How should I disinfect this water bottle?

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How should I disinfect this water bottle?

Postby Jorpho » Thu Oct 02, 2008 5:09 am UTC

It's time I stopped kidding myself. I either need to do something about my favorite water water bottle, or I need to stop using it.

It's made of a white, opaque flexible plastic, and the problem is that has turned bluish-green on the inside. I doubt it's something in the plastic, as I have two other bottles very much like it that are fine. The only other possibility is that it is something organic.

Of course, being a water bottle, it's rather hard to scrub the inside. I've tried using a little dilute bleach, but it had no effect. What else might do the trick?

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Re: How should I disinfect this water bottle?

Postby Falmarri » Thu Oct 02, 2008 6:47 am UTC

Boil water in it.

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Re: How should I disinfect this water bottle?

Postby niko7865 » Thu Oct 02, 2008 7:54 am UTC

Put a 'uv wand' in it for 30 minutes or so, hopefully it wont do anything weird to the plastic. There may not be any way to get rid of the color, but it shouldn't be too hard to kill everything.
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Re: How should I disinfect this water bottle?

Postby Gelsamel » Thu Oct 02, 2008 7:56 am UTC

Your favourite water bottle is a plain white plastic one? What ever...

Anyway I don't think you're going to have much luck other than bleaching the color out, but bleaching the color out.. donno if that counts as disinfecting it (probably not). I had this white plastic GCN controller (it was really shit 3rd party one) and after a few days of use the tops of the sticks were stained skin color, it freaked me out.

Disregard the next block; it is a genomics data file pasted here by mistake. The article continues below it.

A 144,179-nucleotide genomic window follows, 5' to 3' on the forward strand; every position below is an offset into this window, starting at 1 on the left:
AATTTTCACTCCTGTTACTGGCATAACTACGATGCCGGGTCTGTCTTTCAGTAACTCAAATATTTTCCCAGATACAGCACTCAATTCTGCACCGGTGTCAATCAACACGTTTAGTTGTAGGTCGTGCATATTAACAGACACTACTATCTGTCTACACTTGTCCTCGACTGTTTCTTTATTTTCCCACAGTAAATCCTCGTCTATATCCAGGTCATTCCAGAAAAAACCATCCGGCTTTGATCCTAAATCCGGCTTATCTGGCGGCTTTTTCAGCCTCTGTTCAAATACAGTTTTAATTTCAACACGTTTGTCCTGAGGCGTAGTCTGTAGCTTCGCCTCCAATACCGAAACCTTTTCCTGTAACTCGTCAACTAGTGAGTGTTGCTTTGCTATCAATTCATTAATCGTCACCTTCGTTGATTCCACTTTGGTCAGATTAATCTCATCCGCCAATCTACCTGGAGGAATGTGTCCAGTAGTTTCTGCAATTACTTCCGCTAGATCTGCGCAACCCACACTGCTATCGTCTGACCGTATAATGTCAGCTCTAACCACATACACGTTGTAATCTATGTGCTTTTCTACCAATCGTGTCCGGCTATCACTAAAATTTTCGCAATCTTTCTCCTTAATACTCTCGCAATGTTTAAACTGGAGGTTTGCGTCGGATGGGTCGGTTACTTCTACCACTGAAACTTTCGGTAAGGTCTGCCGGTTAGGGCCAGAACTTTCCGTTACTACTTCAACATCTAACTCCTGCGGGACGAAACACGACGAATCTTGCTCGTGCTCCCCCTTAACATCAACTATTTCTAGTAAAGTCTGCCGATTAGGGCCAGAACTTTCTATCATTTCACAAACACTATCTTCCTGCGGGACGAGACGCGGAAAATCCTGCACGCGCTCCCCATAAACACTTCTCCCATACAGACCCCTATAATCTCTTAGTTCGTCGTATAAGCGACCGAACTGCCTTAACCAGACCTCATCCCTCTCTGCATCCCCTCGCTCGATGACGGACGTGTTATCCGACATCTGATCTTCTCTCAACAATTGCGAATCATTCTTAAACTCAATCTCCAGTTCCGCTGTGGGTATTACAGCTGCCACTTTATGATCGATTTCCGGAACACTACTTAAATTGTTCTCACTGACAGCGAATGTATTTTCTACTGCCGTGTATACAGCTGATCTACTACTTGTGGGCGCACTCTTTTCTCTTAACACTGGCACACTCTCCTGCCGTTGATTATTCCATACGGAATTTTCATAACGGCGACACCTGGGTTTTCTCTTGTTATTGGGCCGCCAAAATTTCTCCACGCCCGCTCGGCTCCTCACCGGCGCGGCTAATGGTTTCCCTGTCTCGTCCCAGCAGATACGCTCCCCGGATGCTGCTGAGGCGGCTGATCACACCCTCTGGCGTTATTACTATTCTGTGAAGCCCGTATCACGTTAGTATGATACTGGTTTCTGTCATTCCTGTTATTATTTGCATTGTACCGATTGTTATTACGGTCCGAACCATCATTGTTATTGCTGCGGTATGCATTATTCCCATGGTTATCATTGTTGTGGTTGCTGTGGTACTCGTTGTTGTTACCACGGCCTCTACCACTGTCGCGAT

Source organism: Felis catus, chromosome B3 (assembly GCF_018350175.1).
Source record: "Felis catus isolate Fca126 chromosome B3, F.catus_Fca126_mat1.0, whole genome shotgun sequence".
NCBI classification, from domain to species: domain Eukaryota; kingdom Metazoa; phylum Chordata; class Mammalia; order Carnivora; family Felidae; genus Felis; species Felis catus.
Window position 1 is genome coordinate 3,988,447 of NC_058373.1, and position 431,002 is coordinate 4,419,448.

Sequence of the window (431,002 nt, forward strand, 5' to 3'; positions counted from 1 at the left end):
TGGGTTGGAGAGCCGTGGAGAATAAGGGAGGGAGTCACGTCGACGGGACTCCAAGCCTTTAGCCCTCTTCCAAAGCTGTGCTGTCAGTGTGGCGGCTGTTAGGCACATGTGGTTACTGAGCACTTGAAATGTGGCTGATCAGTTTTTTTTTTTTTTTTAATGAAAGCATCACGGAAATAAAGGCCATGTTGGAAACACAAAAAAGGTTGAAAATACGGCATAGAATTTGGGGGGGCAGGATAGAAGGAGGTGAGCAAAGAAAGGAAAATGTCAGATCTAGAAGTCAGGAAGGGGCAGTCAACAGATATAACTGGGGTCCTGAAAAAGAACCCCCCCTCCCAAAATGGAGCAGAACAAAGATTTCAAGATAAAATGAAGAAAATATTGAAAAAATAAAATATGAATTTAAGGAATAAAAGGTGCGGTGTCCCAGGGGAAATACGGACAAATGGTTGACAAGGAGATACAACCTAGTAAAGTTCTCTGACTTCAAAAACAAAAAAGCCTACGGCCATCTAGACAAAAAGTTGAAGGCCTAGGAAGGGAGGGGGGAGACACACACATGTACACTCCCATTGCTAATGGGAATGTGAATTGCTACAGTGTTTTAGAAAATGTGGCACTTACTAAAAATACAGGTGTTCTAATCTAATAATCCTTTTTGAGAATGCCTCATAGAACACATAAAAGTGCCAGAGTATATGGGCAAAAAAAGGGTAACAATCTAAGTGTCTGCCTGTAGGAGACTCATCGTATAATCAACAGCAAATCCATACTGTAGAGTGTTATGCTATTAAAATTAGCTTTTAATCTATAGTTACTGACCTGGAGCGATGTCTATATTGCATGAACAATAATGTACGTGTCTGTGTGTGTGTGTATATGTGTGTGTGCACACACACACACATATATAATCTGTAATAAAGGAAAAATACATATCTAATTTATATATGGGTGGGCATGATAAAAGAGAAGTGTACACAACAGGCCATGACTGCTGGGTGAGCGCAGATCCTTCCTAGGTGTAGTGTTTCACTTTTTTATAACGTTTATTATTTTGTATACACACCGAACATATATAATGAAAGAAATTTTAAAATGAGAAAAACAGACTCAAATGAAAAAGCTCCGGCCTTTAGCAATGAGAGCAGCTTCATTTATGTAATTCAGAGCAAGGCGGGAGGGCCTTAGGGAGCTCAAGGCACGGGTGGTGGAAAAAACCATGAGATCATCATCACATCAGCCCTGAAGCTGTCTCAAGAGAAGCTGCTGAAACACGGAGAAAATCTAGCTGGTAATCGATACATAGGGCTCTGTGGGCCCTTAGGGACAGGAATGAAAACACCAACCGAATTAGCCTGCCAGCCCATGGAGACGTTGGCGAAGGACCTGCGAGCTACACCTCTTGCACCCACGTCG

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Re: How should I disinfect this water bottle?

Postby gmalivuk » Thu Oct 02, 2008 2:11 pm UTC

Gelsamel wrote:but bleaching the color out.. donno if that counts as disinfecting it (probably not).

If you're actually using bleach to do it, it damn well is disinfecting it.
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Re: How should I disinfect this water bottle?

Postby Xanthir » Thu Oct 02, 2008 2:24 pm UTC

Bleach kills everything except maybe some archaebacteria, and if you have an infestation of *them* you've got bigger problems.

The problem is getting enough of the bleach out afterwards.

Edit: Solution not involving bleach: High-proof alcohol. Fill the bottle, let it soak for a bit, drink. High alcohol concentrations should kill anything that's living in a water bottle.
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Re: How should I disinfect this water bottle?

Postby seawolf167 » Thu Oct 02, 2008 3:16 pm UTC

Washing machine?
Hot-enough water for long enough (general rule as per camping is bring water to boil for 1 min before its safe to drink)
Bleach? (make sure to get it out as posted above)
Chlorine? (again... get it all out)
Carb & Choke cleaner? (naw... would melt the plastic lol)



Or you could toss it and get a new one?! (prob the easiest and safest way to go about this sry :( )
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Re: How should I disinfect this water bottle?

Postby Jorpho » Thu Oct 02, 2008 3:18 pm UTC

...Could it be that the stuff is already dead, and the stuff is just a stain? In that case, how could the stain be removed?

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Re: How should I disinfect this water bottle?